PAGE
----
Moving to the Appearance Tab, we need to ensure the TitleDock Icon Area option is fully transparent so it looks right on the titlebar it will be placed on top of, as below.

I didn't change the Misc tab but it is included for completeness:

Note that back in the Contents tab you can use the up and down button below the Objects section to move icons order around in the new Dock until you are happy with their location before hitting Save:

This is not the end of the configuration though. Next, we need to edit the Information on the individual Dockies - to activate MiniDock mode of operation - at the moment the icons will appear normal size until these next steps are done. For each of the Z-Tools docks, modify them as follows:

RamDock.docky, CPUDock, NetDock and GFXDock need MINIDOCK=ON and INFO_WINDOW_DISPOSITION=BW set in the respective docky icon Information > Icon Tab > Tool types section - which tells the docks to display the information for the dock just below the Workbench title bar and use MiniDock mode for the objects displayed in the Dock:

Note that after changing these settings - the resulting TitleDock may not be aligned as you want in the Title bar - it wasn't for me either. This requires a bit of mucking around with positioning on the screen with the drag bar enabled to get it where you want it. Once you have it where you want it - uncheck the drag bar option as mentioned before and Save it's position.

Remember also that the drag bar is included in the position of the Dock. When removed it shifts the dock that distance from the position you had before - allow for that when positioning prior to saving it without it so it is where you want it.

CPUDock is the first docky in the TitleDock that results from all the settings above - it shows the CPU usage as a percentage and current running tasks when the minidock icon is double clicked on:

RAMDock is the next one - showing detailed look at the memory used, free and total available, and a updated historical graphical view of the usage:

The GFXDock docky is next up, showing the current Graphics card screen resolution, memory usage and total available.

The NetDock shows the data uploaded/downloaded amount and speed, total uptime and the historical data transferred in graphical format.

I also added SmartDock.docky, which I downloaded from here, which allows you to report on the health status of your SMART enabled hard disk (assuming your hard disk is SMART enabled).

I configured it as below for my SMART reporting enabled Western Digital Hard Disk only - my other hard disk is not SMART enabled:

Below is the resulting TitleDock on my Workbench TitleBar with SmartDock added in:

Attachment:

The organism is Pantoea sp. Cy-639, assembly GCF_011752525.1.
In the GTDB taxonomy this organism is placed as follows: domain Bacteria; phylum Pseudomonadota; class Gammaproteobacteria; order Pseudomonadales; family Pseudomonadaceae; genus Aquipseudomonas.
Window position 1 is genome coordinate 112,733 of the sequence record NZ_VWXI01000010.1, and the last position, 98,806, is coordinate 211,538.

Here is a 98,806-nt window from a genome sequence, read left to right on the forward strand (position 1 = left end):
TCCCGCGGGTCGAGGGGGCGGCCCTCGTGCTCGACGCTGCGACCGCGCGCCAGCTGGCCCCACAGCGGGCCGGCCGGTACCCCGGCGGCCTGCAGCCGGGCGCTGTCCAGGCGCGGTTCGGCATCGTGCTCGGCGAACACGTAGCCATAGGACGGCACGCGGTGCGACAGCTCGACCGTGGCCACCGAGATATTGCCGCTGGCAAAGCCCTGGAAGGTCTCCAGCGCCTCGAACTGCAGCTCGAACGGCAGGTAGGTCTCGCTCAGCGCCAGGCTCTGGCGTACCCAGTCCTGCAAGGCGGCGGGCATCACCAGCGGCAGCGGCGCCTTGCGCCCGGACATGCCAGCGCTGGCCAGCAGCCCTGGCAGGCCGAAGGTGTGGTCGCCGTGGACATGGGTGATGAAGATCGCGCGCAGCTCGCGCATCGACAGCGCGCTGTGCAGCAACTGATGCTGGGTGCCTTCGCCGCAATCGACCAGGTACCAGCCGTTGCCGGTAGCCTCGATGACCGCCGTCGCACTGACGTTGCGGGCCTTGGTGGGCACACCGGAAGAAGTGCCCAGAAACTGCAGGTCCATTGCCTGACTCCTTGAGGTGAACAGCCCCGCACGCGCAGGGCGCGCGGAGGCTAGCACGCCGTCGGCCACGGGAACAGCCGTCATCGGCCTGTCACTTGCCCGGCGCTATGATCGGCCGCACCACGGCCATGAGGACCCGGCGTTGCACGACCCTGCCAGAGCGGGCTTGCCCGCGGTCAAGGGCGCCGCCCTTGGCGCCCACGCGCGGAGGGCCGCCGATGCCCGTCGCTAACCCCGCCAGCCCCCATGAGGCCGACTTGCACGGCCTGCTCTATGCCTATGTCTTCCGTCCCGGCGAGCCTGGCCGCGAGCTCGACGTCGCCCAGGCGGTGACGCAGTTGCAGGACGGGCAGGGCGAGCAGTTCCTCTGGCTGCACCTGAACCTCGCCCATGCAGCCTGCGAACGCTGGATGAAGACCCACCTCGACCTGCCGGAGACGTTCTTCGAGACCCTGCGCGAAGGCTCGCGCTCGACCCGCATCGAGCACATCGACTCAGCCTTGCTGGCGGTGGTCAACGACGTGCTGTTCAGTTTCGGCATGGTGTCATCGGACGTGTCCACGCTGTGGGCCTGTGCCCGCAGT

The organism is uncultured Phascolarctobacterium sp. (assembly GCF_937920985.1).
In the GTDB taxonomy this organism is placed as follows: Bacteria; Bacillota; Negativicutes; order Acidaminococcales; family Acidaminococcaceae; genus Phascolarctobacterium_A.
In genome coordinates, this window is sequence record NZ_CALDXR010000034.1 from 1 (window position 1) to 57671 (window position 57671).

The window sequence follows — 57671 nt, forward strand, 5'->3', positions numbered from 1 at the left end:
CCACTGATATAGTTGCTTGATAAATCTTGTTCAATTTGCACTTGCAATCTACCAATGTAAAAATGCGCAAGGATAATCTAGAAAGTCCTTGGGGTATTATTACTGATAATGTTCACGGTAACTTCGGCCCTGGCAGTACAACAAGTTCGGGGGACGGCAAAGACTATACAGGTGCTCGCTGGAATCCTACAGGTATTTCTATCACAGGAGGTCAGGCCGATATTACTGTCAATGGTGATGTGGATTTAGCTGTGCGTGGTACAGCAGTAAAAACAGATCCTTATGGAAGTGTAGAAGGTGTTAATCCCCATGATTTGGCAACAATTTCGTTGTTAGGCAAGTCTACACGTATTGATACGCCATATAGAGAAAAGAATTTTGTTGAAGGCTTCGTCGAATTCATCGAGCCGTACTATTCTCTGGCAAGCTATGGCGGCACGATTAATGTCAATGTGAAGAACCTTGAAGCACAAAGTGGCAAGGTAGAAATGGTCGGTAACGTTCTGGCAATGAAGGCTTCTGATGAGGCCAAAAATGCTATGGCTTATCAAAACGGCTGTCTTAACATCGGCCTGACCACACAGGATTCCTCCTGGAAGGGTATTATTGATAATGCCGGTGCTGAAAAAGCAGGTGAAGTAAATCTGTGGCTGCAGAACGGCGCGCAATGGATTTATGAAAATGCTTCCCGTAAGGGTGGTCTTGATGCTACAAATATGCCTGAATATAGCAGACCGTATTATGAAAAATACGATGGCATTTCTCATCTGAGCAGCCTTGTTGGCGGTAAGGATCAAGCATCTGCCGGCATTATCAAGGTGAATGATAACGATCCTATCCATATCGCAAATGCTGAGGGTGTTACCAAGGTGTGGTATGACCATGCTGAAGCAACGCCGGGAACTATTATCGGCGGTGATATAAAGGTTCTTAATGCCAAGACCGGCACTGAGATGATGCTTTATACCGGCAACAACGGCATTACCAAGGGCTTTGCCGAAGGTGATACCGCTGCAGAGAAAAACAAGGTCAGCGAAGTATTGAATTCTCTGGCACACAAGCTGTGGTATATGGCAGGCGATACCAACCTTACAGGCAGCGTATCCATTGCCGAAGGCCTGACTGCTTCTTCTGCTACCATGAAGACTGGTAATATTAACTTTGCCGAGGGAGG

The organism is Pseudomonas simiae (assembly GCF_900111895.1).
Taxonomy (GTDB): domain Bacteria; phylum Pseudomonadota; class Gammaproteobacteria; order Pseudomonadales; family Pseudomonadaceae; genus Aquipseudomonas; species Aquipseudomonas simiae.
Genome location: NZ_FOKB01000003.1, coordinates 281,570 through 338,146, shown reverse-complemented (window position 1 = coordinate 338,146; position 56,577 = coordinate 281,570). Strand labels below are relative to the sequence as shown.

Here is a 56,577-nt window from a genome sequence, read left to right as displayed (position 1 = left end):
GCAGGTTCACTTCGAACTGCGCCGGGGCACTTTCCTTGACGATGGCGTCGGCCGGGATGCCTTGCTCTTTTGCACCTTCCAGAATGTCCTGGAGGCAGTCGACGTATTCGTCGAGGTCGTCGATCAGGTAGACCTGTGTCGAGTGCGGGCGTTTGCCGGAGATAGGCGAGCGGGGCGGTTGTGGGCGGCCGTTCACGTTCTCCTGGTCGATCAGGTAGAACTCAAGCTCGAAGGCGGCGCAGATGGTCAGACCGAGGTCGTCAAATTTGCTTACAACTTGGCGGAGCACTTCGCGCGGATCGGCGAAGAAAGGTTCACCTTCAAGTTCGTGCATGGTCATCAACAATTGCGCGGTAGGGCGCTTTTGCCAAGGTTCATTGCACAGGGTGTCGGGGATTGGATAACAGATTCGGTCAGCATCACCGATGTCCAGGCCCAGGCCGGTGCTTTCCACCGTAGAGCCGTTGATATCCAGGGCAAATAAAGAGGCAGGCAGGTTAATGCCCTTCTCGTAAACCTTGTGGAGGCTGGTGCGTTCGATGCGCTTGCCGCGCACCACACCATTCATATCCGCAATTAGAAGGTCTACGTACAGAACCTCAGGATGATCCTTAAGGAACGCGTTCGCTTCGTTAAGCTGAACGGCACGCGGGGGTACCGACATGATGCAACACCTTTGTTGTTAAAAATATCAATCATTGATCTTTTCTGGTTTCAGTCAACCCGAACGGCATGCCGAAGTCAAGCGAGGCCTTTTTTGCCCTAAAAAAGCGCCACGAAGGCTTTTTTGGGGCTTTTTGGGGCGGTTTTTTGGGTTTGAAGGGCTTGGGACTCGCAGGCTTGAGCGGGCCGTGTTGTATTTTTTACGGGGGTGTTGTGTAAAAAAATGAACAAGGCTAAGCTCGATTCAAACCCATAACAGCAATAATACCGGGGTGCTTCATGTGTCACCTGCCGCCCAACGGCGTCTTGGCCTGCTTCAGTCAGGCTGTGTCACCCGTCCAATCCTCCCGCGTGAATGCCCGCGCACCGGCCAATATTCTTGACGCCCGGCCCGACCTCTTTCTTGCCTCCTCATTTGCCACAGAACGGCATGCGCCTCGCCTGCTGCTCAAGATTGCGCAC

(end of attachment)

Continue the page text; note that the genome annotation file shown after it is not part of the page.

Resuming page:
Note that the time clock on the right is not part of the dock, but a separate program I run in my wbstartup called Digiclock (download from here). I positioned the TitleDock so it fitted nicely with it on the right hand side of the Workbench title bar and looks more integrated.

Here is the SmartDock extra information when moving the mouse over the icon in the TitleDock - click to expand:

I then added WinBar.docky (download here), utilising a new Dock I created in AmiDock preferences (similar to the above TitleDock (but using Vertical Orientation instead of Horizontal) to allow me to scroll through and select the active programs and screens from what is currently running on my Workbench - click to expand:

Here is a closeup view of the WinBar docky running on the Workbench - you can see that the DOpus 5.9 screen running on the other display is switchable from here with a simple mouse click:

I then moved the dock to the bottom right corner of the screen to keep it out of the way, but easy to get to when I want to easily switch screens or programs (click to expand):

Previously I had looked at the LittleBrother Docky too on my blog here under AmigaOS4.1.6, which is another example of an interesting docky, for live webcam views on your Workbench from sites around the world! This docky is now available as part of the Z-Tools Suite on AMIStore. The blog post I linked already covers the detailed configuration of Little Brother, so I just include some of the images of the setup here for interest of what it looks like:

There are plenty more dockies out there to explore, and investing some time in the readme for each dock is worthwhile, to get them working for you the way you ideally want them to!

Dockies can add a lot of functionality to the Workbench, with information and programs quicker to access, and more detailed information available too.

I hope this information is useful and inspires you to try out more dockies on AmigaOS4.1 Final Edition or 4.1.6 on your X1000!

Tuesday, January 20, 2015

Adelaide Amiga Meeting Jan 2015

Last night (January 19th) I attended the Adelaide Amiga Meeting, held at Clarence Park Community Centre from 7:30pm. It was a great night!